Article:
Vehicle manufacturers faced with claims of injury due to design defects vociferously proclaim that their designs are safe. But the National Highway Traffic Safety Administration (NHTSA), within the U.S. Department of Transportation, issued an 85-page report last week finding that "better-designed" vehicles are safer and lead to declines in crashes, deaths and injuries on American roadways. The NHTSA report, [download An Analysis of Recent Improvements to Vehicle Safety June 2012] is an analysis of police-reported crash data and concludes that "design improvements" between 2000 and 2008 have "saved 2,000 lives and prevented one million occupant injuries in the 2008 calendar year alone."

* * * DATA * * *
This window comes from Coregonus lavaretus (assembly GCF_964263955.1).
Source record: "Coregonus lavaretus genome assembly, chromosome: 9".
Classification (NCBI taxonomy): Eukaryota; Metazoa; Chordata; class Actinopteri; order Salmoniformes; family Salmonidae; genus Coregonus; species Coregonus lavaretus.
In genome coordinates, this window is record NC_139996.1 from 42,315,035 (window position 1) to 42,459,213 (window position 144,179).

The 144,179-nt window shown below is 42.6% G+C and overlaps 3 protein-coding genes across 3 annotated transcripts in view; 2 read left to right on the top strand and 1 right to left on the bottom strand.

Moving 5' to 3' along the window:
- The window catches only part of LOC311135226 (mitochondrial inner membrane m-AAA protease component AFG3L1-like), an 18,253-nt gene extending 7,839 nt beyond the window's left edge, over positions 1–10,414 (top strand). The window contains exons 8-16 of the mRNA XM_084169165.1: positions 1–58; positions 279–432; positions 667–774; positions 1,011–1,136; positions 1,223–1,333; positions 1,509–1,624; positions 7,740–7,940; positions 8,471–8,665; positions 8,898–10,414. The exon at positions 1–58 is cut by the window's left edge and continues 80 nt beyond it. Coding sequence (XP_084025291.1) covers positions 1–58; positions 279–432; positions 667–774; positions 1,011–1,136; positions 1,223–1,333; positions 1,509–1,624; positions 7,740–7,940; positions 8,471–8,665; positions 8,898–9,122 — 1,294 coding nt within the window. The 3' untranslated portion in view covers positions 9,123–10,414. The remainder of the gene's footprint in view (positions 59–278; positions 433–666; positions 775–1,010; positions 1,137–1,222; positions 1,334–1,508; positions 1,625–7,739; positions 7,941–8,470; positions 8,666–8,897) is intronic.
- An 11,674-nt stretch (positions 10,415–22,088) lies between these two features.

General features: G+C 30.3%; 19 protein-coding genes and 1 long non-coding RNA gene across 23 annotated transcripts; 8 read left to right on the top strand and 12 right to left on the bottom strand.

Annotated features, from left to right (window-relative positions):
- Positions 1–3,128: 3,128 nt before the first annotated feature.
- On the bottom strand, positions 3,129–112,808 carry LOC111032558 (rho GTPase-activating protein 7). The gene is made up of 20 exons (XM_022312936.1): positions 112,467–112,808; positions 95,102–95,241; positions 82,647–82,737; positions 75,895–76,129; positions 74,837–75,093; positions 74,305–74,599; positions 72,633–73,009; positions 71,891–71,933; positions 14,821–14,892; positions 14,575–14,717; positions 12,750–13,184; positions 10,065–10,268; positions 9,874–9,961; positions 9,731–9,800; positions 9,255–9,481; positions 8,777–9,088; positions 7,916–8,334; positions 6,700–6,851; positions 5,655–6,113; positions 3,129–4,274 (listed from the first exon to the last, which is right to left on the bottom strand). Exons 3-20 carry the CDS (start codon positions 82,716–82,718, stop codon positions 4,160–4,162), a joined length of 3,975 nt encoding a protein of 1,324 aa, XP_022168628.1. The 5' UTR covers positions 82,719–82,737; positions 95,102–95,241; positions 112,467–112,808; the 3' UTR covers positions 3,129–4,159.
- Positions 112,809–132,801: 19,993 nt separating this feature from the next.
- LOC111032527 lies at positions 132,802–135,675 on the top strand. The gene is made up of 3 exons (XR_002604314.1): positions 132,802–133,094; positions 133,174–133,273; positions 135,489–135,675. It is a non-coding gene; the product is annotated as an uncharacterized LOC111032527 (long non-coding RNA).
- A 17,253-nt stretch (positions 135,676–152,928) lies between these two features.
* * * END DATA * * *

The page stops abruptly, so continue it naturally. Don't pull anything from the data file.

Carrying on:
Why do the manufactures continue to deny that their designs can in fact be defective when improvements in design decrease serious injuries and deaths? Why is NHTSA "laser-focused on continuing to improve safety" if auto and truck designs are as safe as the manufacturers insist? Trial lawyers don't make this stuff up.
"We expect this trend to continue as automakers add advanced safety features to their fleets and continue to improve vehicle designs to earn top safety ratings under our newly updated 5-Star crash-test program," said David Strickland, NHTSA Administrator. If the manufactuers chase 5-star ratings, it must be because they in fact realize that their designs can be risky if not extremely dangerous.